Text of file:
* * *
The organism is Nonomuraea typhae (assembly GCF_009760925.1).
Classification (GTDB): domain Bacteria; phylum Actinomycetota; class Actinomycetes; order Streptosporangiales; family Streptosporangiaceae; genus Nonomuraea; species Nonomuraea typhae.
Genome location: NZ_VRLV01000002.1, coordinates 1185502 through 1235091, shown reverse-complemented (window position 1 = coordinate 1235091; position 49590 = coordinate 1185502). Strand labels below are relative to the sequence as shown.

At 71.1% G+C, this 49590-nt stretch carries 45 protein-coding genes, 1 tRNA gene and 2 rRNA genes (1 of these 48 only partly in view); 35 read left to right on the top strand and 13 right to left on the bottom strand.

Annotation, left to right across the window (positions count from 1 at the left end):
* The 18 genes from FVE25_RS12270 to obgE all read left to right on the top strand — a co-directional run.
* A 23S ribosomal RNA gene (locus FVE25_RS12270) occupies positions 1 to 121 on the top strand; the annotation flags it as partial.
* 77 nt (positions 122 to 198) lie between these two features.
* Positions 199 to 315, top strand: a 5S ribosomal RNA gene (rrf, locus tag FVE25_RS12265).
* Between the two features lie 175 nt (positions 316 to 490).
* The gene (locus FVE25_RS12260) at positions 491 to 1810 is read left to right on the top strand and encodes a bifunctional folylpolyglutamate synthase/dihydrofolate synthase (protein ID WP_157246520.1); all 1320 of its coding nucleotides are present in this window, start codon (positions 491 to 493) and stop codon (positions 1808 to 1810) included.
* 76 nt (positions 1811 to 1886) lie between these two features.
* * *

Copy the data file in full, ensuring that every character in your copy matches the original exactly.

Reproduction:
The organism is Nonomuraea typhae (assembly GCF_009760925.1).
Classification (GTDB): domain Bacteria; phylum Actinomycetota; class Actinomycetes; order Streptosporangiales; family Streptosporangiaceae; genus Nonomuraea; species Nonomuraea typhae.
Genome location: NZ_VRLV01000002.1, coordinates 1185502 through 1235091, shown reverse-complemented (window position 1 = coordinate 1235091; position 49590 = coordinate 1185502). Strand labels below are relative to the sequence as shown.

At 71.1% G+C, this 49590-nt stretch carries 45 protein-coding genes, 1 tRNA gene and 2 rRNA genes (1 of these 48 only partly in view); 35 read left to right on the top strand and 13 right to left on the bottom strand.

Annotation, left to right across the window (positions count from 1 at the left end):
* The 18 genes from FVE25_RS12270 to obgE all read left to right on the top strand — a co-directional run.
* A 23S ribosomal RNA gene (locus FVE25_RS12270) occupies positions 1 to 121 on the top strand; the annotation flags it as partial.
* 77 nt (positions 122 to 198) lie between these two features.
* Positions 199 to 315, top strand: a 5S ribosomal RNA gene (rrf, locus tag FVE25_RS12265).
* Between the two features lie 175 nt (positions 316 to 490).
* The gene (locus FVE25_RS12260) at positions 491 to 1810 is read left to right on the top strand and encodes a bifunctional folylpolyglutamate synthase/dihydrofolate synthase (protein ID WP_157246520.1); all 1320 of its coding nucleotides are present in this window, start codon (positions 491 to 493) and stop codon (positions 1808 to 1810) included.
* 76 nt (positions 1811 to 1886) lie between these two features.